To the Editor.
—Your interesting report on out-of-hospital cardiac arrest by Valenzuela et al1 is lacking in two respects: there is no indication of the ultimate outcome of the "survivors," and there is no mention of the cost of treatment. I believe it is necessary to look at every medical report with an eye to the effects of the therapies described.Previous reports have indicated that less than 10% of patients discharged from hospitals who have suffered a cardiac arrest will be alive at 6-month follow-up. In this report, there were only 22 patients available for such study, and follow-up should have been easy.Furthermore, cost analysis should separate prehospital costs, emergency department and/or resuscitation costs, and costs after hospital admission to determine the cost benefit ratio of treating cardiac arrest. A large amount of volunteer time and money is spent on training nonphysicians in resuscitation measures for cardiac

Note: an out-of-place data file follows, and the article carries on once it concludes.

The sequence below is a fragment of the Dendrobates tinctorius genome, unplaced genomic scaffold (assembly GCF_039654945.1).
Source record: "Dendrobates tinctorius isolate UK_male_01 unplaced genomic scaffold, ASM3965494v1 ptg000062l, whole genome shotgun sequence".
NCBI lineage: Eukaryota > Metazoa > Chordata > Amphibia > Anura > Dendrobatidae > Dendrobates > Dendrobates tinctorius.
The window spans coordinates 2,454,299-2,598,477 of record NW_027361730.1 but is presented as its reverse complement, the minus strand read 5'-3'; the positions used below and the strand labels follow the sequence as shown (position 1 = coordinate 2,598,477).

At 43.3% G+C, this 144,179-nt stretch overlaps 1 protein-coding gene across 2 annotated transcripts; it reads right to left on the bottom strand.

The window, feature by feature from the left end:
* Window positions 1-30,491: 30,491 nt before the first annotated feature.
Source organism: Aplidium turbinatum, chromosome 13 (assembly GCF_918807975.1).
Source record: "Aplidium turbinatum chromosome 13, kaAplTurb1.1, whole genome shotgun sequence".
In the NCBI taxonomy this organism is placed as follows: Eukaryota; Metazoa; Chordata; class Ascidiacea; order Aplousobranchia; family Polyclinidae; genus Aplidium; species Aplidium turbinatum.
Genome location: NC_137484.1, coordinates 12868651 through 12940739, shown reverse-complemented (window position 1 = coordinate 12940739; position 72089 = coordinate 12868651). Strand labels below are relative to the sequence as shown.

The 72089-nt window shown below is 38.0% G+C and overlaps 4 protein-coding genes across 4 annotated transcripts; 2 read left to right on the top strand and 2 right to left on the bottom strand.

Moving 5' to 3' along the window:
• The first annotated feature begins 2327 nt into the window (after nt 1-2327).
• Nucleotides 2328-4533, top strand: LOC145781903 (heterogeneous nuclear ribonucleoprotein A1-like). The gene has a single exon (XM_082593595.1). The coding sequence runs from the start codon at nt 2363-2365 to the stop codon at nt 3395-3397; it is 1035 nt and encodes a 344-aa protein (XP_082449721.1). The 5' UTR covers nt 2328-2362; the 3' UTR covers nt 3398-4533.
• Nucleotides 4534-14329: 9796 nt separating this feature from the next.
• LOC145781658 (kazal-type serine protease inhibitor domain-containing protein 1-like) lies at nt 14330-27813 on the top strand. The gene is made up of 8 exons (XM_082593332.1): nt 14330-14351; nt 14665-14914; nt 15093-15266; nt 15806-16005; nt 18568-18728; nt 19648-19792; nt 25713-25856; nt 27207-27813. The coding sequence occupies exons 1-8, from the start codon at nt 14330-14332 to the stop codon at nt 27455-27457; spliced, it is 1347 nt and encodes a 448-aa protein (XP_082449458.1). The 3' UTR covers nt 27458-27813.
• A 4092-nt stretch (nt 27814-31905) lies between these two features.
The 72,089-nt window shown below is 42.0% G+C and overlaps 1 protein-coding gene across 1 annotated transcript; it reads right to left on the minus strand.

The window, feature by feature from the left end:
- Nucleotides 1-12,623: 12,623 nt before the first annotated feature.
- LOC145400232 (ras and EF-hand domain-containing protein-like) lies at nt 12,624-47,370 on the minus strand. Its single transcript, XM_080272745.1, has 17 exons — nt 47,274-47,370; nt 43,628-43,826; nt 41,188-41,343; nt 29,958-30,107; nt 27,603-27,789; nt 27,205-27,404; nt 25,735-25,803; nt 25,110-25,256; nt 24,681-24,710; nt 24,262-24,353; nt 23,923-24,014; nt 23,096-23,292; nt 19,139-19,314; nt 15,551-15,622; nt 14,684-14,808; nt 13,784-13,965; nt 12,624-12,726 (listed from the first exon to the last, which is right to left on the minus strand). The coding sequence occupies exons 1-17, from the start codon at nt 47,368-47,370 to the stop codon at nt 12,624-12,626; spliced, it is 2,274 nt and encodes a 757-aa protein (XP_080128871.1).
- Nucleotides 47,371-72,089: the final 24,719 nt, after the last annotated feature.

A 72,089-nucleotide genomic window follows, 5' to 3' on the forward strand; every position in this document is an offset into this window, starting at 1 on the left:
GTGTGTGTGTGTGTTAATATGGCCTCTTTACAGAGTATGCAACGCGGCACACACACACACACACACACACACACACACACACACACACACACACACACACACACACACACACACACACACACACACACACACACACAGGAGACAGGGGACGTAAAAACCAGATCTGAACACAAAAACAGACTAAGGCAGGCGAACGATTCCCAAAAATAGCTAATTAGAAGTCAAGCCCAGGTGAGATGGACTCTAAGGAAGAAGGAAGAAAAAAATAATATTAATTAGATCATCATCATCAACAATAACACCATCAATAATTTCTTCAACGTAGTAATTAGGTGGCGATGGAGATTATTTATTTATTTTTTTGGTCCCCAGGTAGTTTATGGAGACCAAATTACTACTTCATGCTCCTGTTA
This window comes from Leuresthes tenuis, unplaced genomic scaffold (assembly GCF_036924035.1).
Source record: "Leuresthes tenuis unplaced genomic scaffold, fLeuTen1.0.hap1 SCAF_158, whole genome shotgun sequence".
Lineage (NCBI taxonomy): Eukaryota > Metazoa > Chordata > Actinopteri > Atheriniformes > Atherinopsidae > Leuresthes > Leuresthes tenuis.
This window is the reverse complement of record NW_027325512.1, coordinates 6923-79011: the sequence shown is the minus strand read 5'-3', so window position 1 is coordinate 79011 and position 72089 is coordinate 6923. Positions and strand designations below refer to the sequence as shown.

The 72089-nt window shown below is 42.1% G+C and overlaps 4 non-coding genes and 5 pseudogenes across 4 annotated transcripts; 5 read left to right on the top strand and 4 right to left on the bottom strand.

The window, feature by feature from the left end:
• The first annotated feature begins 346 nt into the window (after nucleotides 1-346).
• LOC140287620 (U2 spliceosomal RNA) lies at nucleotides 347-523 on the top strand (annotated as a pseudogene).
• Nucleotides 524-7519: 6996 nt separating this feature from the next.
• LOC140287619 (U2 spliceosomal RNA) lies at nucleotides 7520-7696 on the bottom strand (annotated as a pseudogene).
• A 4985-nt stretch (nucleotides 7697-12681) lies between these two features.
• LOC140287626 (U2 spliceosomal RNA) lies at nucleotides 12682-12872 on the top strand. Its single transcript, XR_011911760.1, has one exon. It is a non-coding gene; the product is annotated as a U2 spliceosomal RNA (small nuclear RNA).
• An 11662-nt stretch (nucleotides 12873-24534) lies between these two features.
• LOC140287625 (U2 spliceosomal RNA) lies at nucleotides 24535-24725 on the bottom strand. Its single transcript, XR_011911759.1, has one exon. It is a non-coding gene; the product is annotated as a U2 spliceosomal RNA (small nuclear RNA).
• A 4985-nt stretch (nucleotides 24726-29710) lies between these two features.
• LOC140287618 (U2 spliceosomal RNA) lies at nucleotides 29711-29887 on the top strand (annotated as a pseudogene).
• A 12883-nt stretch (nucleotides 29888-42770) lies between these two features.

Kornfield HJ. Survival After Out-of-Hospital Cardiac Arrest. JAMA. 1992;267(16):2186. doi:10.1001/jama.1992.03480160044023